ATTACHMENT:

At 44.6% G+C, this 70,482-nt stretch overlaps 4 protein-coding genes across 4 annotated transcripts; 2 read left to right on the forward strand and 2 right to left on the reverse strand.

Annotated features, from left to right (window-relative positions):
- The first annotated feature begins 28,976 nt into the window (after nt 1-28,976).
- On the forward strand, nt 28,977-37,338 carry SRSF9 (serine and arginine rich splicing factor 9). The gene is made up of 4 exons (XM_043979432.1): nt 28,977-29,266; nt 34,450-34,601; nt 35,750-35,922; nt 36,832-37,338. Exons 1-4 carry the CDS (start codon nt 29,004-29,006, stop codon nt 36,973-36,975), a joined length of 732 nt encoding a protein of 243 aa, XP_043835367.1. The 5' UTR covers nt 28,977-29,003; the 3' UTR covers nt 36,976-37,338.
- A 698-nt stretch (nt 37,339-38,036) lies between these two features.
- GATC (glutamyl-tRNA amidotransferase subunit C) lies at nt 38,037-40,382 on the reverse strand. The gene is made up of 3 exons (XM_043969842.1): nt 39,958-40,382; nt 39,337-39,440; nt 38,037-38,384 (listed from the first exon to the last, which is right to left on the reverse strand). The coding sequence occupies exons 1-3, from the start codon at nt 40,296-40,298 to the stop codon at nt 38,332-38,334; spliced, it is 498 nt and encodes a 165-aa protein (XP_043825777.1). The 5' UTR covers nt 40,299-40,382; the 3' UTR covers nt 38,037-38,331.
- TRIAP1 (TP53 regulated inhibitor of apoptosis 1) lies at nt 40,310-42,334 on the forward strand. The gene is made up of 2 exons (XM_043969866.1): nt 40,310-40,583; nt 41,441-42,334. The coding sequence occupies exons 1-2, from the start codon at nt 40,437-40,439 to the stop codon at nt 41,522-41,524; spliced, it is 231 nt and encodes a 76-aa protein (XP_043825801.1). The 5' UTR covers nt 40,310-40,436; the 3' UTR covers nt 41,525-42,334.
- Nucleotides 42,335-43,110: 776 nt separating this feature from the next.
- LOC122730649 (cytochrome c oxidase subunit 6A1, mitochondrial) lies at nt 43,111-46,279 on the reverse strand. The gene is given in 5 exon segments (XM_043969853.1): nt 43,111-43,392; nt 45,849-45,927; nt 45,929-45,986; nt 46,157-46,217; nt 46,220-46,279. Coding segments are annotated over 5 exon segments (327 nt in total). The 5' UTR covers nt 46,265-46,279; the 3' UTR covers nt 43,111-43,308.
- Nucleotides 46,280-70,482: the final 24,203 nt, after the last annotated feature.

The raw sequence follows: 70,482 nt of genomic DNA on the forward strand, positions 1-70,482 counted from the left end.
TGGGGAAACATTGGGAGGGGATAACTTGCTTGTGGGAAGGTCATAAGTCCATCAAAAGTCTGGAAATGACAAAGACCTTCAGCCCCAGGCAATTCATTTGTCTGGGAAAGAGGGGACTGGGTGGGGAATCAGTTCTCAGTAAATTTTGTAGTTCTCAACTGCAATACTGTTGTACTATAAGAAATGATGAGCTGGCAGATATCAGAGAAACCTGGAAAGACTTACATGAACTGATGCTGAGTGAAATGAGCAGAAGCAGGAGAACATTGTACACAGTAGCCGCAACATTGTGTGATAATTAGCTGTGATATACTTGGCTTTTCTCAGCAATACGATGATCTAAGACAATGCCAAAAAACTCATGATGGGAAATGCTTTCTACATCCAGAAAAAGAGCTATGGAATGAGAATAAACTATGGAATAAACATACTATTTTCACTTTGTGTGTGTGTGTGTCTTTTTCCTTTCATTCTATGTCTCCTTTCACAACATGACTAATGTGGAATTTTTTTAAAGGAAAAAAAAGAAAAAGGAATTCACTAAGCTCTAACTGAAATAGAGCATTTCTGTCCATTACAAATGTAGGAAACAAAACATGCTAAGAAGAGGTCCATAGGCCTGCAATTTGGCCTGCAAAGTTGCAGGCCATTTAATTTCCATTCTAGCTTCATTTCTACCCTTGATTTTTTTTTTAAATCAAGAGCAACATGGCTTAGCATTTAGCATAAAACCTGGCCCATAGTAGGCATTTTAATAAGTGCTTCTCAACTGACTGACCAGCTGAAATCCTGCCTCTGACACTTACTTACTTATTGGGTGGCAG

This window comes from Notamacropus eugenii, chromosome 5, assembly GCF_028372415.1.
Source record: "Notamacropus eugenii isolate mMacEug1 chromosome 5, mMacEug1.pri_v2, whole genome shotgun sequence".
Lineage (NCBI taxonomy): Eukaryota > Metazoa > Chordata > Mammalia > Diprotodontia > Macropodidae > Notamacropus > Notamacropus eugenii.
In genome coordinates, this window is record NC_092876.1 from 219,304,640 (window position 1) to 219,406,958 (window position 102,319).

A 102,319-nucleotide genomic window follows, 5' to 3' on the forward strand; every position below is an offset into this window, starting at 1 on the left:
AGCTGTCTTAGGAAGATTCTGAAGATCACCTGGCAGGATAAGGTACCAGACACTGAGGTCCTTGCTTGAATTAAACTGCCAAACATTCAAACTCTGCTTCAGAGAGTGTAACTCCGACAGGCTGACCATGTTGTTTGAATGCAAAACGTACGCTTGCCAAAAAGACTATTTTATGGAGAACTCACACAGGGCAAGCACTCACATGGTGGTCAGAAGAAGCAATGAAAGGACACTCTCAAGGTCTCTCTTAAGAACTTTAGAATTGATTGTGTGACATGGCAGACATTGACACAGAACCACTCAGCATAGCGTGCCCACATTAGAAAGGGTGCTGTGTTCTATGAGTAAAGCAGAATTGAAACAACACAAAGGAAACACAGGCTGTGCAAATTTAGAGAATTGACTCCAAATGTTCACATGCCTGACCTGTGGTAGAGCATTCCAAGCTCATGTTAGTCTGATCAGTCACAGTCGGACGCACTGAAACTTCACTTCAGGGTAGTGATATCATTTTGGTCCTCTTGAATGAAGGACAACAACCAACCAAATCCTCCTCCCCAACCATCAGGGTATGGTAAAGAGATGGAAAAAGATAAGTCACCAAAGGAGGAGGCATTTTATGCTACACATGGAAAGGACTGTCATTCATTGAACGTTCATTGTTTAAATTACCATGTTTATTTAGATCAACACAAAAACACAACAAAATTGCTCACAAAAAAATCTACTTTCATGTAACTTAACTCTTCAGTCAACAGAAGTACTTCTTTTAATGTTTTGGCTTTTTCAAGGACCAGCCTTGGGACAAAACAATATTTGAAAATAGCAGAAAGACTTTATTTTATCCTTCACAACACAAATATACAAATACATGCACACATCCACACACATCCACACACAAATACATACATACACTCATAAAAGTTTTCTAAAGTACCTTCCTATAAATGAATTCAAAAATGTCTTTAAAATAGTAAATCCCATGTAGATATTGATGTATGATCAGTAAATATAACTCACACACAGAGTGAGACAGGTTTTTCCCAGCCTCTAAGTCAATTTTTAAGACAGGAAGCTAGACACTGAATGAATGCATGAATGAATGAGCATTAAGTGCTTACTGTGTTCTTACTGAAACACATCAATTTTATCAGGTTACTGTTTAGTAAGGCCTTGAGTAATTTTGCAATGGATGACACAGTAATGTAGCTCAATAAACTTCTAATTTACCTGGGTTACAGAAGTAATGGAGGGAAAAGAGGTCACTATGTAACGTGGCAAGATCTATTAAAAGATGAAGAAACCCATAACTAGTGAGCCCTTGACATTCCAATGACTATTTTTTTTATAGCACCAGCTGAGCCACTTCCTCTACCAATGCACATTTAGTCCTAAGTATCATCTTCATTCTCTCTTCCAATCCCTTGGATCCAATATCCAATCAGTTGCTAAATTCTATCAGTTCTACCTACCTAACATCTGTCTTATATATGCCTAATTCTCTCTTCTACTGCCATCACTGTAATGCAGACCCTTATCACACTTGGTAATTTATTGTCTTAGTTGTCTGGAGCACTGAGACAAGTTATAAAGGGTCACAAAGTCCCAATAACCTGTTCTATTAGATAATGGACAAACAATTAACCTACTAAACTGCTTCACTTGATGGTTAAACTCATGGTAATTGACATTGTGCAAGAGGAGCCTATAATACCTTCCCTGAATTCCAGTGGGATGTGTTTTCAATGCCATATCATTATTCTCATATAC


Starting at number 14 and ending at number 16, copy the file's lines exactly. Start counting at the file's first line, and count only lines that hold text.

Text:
Source record: "Notamacropus eugenii isolate mMacEug1 chromosome 5, mMacEug1.pri_v2, whole genome shotgun sequence".
Lineage (NCBI taxonomy): Eukaryota > Metazoa > Chordata > Mammalia > Diprotodontia > Macropodidae > Notamacropus > Notamacropus eugenii.
In genome coordinates, this window is record NC_092876.1 from 219,304,640 (window position 1) to 219,406,958 (window position 102,319).